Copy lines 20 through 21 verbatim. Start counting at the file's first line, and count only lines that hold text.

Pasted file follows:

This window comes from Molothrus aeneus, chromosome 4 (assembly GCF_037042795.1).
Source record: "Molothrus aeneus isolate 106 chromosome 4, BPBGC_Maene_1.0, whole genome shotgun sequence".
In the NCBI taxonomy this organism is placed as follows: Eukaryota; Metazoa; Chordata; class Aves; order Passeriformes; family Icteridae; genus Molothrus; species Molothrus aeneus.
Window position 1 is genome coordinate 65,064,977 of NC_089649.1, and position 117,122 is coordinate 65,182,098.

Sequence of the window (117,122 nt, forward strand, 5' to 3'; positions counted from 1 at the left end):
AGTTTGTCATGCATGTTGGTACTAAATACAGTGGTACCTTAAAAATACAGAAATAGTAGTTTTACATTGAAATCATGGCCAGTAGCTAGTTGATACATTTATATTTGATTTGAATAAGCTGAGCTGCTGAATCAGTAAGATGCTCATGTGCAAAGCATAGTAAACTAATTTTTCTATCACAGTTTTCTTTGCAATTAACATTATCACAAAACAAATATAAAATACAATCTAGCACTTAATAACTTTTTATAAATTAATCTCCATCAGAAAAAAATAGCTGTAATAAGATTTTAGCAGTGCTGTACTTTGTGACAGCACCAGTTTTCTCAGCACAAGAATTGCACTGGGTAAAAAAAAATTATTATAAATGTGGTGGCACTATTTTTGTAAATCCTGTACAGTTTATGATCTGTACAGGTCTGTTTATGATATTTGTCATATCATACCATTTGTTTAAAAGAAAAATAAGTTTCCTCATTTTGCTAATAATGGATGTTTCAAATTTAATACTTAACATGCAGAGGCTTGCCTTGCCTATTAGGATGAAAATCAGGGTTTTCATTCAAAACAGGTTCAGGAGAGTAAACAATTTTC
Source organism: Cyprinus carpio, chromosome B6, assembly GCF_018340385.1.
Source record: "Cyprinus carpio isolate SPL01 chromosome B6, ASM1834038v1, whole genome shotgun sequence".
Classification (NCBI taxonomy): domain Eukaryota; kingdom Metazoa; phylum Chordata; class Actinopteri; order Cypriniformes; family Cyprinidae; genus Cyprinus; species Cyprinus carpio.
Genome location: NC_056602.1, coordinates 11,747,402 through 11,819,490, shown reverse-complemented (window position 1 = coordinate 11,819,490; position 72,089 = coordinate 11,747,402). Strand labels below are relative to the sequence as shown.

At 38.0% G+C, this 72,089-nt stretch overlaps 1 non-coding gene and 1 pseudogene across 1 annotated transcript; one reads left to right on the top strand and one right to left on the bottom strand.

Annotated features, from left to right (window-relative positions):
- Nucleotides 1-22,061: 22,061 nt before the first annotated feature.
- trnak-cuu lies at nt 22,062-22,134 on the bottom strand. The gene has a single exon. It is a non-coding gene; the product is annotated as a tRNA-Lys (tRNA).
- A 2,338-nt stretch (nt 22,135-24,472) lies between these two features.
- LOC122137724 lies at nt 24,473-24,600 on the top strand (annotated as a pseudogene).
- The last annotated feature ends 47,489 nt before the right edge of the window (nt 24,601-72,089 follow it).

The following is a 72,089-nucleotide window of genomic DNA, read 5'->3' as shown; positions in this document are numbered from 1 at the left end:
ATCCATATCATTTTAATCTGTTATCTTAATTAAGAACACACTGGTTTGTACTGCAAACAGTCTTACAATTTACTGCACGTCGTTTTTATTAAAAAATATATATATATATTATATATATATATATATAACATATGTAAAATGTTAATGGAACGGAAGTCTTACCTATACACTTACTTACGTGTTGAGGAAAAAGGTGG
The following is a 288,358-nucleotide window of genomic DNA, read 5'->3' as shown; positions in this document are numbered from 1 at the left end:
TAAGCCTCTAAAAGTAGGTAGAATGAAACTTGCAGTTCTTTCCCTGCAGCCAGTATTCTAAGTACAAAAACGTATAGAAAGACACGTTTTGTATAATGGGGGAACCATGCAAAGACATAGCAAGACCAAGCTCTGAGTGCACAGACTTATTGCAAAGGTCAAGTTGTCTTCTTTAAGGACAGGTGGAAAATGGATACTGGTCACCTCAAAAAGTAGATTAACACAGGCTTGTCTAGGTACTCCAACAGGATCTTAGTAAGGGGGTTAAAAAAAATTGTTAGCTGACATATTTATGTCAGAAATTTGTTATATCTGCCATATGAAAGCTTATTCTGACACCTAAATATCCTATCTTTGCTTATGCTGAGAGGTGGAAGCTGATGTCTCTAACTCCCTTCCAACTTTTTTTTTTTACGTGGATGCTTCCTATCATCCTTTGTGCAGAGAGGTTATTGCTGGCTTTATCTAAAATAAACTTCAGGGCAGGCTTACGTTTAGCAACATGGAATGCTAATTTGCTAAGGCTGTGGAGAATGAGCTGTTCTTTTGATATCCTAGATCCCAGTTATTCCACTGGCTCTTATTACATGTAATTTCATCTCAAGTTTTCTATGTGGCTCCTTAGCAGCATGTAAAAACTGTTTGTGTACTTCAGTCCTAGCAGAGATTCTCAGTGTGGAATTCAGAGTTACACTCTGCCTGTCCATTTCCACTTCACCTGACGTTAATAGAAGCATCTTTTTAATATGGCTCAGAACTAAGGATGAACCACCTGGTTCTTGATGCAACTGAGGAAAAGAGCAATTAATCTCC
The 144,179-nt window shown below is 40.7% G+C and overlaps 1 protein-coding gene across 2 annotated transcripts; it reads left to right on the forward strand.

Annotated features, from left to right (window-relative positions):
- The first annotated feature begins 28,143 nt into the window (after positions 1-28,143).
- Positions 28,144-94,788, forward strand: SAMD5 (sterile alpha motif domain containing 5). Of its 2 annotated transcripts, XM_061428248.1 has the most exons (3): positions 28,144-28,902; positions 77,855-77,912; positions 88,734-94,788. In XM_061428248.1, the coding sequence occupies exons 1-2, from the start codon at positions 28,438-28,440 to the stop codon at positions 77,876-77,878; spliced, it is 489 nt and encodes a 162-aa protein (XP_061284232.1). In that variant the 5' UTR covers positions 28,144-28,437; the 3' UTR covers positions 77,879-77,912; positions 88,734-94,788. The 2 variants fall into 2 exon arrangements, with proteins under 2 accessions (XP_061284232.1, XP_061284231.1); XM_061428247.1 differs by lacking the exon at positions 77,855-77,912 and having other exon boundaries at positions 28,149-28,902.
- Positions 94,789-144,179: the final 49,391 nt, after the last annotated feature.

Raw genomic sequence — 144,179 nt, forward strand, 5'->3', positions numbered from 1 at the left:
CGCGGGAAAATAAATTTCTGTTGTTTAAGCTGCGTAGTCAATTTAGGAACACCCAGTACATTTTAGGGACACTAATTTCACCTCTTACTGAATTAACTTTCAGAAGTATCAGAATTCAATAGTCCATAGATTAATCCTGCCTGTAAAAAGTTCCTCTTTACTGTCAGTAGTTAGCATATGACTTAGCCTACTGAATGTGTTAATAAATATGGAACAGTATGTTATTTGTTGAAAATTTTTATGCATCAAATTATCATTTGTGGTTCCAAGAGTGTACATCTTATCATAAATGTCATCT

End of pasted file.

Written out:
The following is a 288,358-nucleotide window of genomic DNA, read 5'->3' as shown; positions in this document are numbered from 1 at the left end:
TAAGCCTCTAAAAGTAGGTAGAATGAAACTTGCAGTTCTTTCCCTGCAGCCAGTATTCTAAGTACAAAAACGTATAGAAAGACACGTTTTGTATAATGGGGGAACCATGCAAAGACATAGCAAGACCAAGCTCTGAGTGCACAGACTTATTGCAAAGGTCAAGTTGTCTTCTTTAAGGACAGGTGGAAAATGGATACTGGTCACCTCAAAAAGTAGATTAACACAGGCTTGTCTAGGTACTCCAACAGGATCTTAGTAAGGGGGTTAAAAAAAATTGTTAGCTGACATATTTATGTCAGAAATTTGTTATATCTGCCATATGAAAGCTTATTCTGACACCTAAATATCCTATCTTTGCTTATGCTGAGAGGTGGAAGCTGATGTCTCTAACTCCCTTCCAACTTTTTTTTTTTACGTGGATGCTTCCTATCATCCTTTGTGCAGAGAGGTTATTGCTGGCTTTATCTAAAATAAACTTCAGGGCAGGCTTACGTTTAGCAACATGGAATGCTAATTTGCTAAGGCTGTGGAGAATGAGCTGTTCTTTTGATATCCTAGATCCCAGTTATTCCACTGGCTCTTATTACATGTAATTTCATCTCAAGTTTTCTATGTGGCTCCTTAGCAGCATGTAAAAACTGTTTGTGTACTTCAGTCCTAGCAGAGATTCTCAGTGTGGAATTCAGAGTTACACTCTGCCTGTCCATTTCCACTTCACCTGACGTTAATAGAAGCATCTTTTTAATATGGCTCAGAACTAAGGATGAACCACCTGGTTCTTGATGCAACTGAGGAAAAGAGCAATTAATCTCC